First, we need to create an input representation for each question sentence. We have a number of choices for this module. As is common in most neural network based approaches, we use word embeddings to create a sentence representation. We can either use pre-trained word embeddings such as Word2Vec embeddings/Glove embeddings, or we can train our own word embeddings using the training data as our corpus. For each word in a sentence, we look up its corresponding word embedding vector and form the sentence matrix. Thus, each question (sentence) is represented by its sentence matrix (a matrix whose rows represent each word in the sentence and hence each row is the word-embedding vector for that word). We now need to convert the sentence-embedding matrix into a fixed length input representation vector.
One of the popular ways of representing an input sentence is by creating a sequence-to-sequence representation using recurrent neural networks. Given a sequence of input words (this constitutes the sentence), we now pass this sequence through a recurrent neural network (RNN) and create an output sequence. While RNN generates an output for each input in the sequence, we are only interested in the final aggregated representation of the input sequence. Hence, we take the output of the last unit of the RNN and use it as our sentence representation. We can use either vanilla RNNs, or gated recurrent units (GRU), or long short term memory (LSTM) units for creating a fixed length representation from a given input sequence. Given that LSTMs have been quite successfully used in many of the NLP tasks, we decided to use LSTMs to create the fixed length representation of the question.
The last stage output from each of the two LSTMs
(one LSTM for each of the two questions) represents the input question representation. We then feed the two representations to a multi-layer perceptron (MLP) classifier. An MLP classifier is nothing but a fully connected multilayer feed forward neural network. Given that we have
a two-class prediction problem, the last stage of the MLP classifier is a two-unit softmax, the output of which gives the probabilities for each of the two output classes. This is shown in the overall block diagram in Figure 1.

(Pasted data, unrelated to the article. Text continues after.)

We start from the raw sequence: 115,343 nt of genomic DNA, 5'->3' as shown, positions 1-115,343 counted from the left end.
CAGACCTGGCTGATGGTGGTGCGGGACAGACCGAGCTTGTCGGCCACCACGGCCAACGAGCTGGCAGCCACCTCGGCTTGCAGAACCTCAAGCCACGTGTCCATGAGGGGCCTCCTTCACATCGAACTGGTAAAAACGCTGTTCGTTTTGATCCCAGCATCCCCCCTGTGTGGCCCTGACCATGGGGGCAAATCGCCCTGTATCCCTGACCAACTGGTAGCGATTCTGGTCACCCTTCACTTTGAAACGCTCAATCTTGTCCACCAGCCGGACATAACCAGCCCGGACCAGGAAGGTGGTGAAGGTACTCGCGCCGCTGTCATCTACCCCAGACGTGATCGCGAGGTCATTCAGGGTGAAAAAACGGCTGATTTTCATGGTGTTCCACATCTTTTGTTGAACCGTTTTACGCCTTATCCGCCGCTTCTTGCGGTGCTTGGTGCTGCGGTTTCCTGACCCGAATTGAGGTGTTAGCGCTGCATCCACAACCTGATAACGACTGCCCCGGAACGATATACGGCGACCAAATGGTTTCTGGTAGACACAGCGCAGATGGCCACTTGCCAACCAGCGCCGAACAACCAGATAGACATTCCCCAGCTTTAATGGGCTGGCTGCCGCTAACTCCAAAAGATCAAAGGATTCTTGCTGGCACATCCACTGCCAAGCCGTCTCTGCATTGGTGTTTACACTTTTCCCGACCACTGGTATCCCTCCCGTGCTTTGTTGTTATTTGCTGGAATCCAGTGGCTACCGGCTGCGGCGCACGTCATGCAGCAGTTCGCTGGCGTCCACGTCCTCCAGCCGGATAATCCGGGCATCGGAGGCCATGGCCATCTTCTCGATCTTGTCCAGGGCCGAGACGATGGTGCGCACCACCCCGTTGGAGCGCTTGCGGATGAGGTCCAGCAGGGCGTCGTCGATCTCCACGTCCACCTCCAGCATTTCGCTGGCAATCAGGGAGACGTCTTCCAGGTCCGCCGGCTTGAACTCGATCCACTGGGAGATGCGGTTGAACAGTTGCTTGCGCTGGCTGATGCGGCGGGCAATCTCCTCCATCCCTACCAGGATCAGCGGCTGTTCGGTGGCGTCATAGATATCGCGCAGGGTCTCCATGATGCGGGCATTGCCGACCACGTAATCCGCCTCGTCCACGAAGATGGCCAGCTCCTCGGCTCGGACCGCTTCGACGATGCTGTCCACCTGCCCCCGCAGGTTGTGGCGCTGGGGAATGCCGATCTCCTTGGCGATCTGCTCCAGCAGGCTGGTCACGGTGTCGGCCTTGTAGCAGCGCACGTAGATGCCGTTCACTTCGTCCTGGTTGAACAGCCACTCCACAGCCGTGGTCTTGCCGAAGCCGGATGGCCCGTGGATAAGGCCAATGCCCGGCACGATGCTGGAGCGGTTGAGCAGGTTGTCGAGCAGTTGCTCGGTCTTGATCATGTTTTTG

Given that we discussed the overall structure of our implementation, I request our readers to implement this using a deep learning library of their choice. I would recommend using Tensorflow, PyTorch or Keras. We will discuss the Tensorflow code for this problem in next month’s column. Here are a few questions for our readers to consider in their implementation:
How would you handle ‘out of vocabulary’ words in the test data? Basically, if there are words which do not have embeddings in either Word2vec/Glove or even in the case of corpus-trained embedding, how would you represent them?
Given that question sentences can be of different lengths, how would you handle the variable length sentences? On what basis would you decide how many hidden layers should be present in the MLP classifier and the number of hidden units in each layer?
I suggest that our readers (specifically those who have just started exploring ML and NLP) can try implementing the solution and share the results in a Python jupyter notebook. Please do send me the pointer to your notebook and we can discuss it later in this column.
If you have any favourite programming questions/ software topics that you would like to discuss on this forum, please send them to me, along with your solutions and feedback, at sandyasm_AT_yahoo_DOT_com. Wishing all our readers a very happy and prosperous new year!
Figure 1: Block diagram for duplicate question detection system